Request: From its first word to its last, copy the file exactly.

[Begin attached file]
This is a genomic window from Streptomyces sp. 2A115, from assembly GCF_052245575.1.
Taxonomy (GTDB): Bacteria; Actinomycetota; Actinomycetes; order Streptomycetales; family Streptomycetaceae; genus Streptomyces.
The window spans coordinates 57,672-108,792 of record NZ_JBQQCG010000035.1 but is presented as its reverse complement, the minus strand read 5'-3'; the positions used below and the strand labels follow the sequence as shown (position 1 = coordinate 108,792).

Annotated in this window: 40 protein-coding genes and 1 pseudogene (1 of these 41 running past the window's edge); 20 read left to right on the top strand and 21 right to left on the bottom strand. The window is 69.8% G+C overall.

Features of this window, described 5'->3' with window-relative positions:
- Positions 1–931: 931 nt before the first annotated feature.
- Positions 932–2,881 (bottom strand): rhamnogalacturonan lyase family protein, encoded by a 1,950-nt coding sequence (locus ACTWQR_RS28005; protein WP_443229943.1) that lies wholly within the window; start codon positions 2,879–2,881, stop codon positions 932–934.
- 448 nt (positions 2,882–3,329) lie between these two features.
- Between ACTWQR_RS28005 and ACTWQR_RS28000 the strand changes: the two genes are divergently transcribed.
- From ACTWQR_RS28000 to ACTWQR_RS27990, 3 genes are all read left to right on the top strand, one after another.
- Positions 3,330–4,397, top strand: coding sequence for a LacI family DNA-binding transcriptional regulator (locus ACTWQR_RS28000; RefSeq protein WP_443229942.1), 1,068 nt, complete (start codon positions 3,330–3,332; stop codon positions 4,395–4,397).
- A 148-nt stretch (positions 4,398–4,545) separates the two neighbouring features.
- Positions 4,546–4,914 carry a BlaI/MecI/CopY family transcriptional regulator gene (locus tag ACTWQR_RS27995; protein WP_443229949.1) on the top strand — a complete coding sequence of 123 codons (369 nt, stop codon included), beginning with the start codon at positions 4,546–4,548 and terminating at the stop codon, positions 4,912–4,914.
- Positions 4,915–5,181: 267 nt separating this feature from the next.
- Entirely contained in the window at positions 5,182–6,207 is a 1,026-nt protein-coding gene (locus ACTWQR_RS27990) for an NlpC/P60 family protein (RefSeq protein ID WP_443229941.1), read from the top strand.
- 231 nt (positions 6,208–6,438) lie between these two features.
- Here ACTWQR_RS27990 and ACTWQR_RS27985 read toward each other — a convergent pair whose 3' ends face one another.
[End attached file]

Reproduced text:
This is a genomic window from Streptomyces sp. 2A115, from assembly GCF_052245575.1.
Taxonomy (GTDB): Bacteria; Actinomycetota; Actinomycetes; order Streptomycetales; family Streptomycetaceae; genus Streptomyces.
The window spans coordinates 57,672-108,792 of record NZ_JBQQCG010000035.1 but is presented as its reverse complement, the minus strand read 5'-3'; the positions used below and the strand labels follow the sequence as shown (position 1 = coordinate 108,792).

Annotated in this window: 40 protein-coding genes and 1 pseudogene (1 of these 41 running past the window's edge); 20 read left to right on the top strand and 21 right to left on the bottom strand. The window is 69.8% G+C overall.

Features of this window, described 5'->3' with window-relative positions:
- Positions 1–931: 931 nt before the first annotated feature.
- Positions 932–2,881 (bottom strand): rhamnogalacturonan lyase family protein, encoded by a 1,950-nt coding sequence (locus ACTWQR_RS28005; protein WP_443229943.1) that lies wholly within the window; start codon positions 2,879–2,881, stop codon positions 932–934.
- 448 nt (positions 2,882–3,329) lie between these two features.
- Between ACTWQR_RS28005 and ACTWQR_RS28000 the strand changes: the two genes are divergently transcribed.
- From ACTWQR_RS28000 to ACTWQR_RS27990, 3 genes are all read left to right on the top strand, one after another.
- Positions 3,330–4,397, top strand: coding sequence for a LacI family DNA-binding transcriptional regulator (locus ACTWQR_RS28000; RefSeq protein WP_443229942.1), 1,068 nt, complete (start codon positions 3,330–3,332; stop codon positions 4,395–4,397).
- A 148-nt stretch (positions 4,398–4,545) separates the two neighbouring features.
- Positions 4,546–4,914 carry a BlaI/MecI/CopY family transcriptional regulator gene (locus tag ACTWQR_RS27995; protein WP_443229949.1) on the top strand — a complete coding sequence of 123 codons (369 nt, stop codon included), beginning with the start codon at positions 4,546–4,548 and terminating at the stop codon, positions 4,912–4,914.
- Positions 4,915–5,181: 267 nt separating this feature from the next.
- Entirely contained in the window at positions 5,182–6,207 is a 1,026-nt protein-coding gene (locus ACTWQR_RS27990) for an NlpC/P60 family protein (RefSeq protein ID WP_443229941.1), read from the top strand.
- 231 nt (positions 6,208–6,438) lie between these two features.
- Here ACTWQR_RS27990 and ACTWQR_RS27985 read toward each other — a convergent pair whose 3' ends face one another.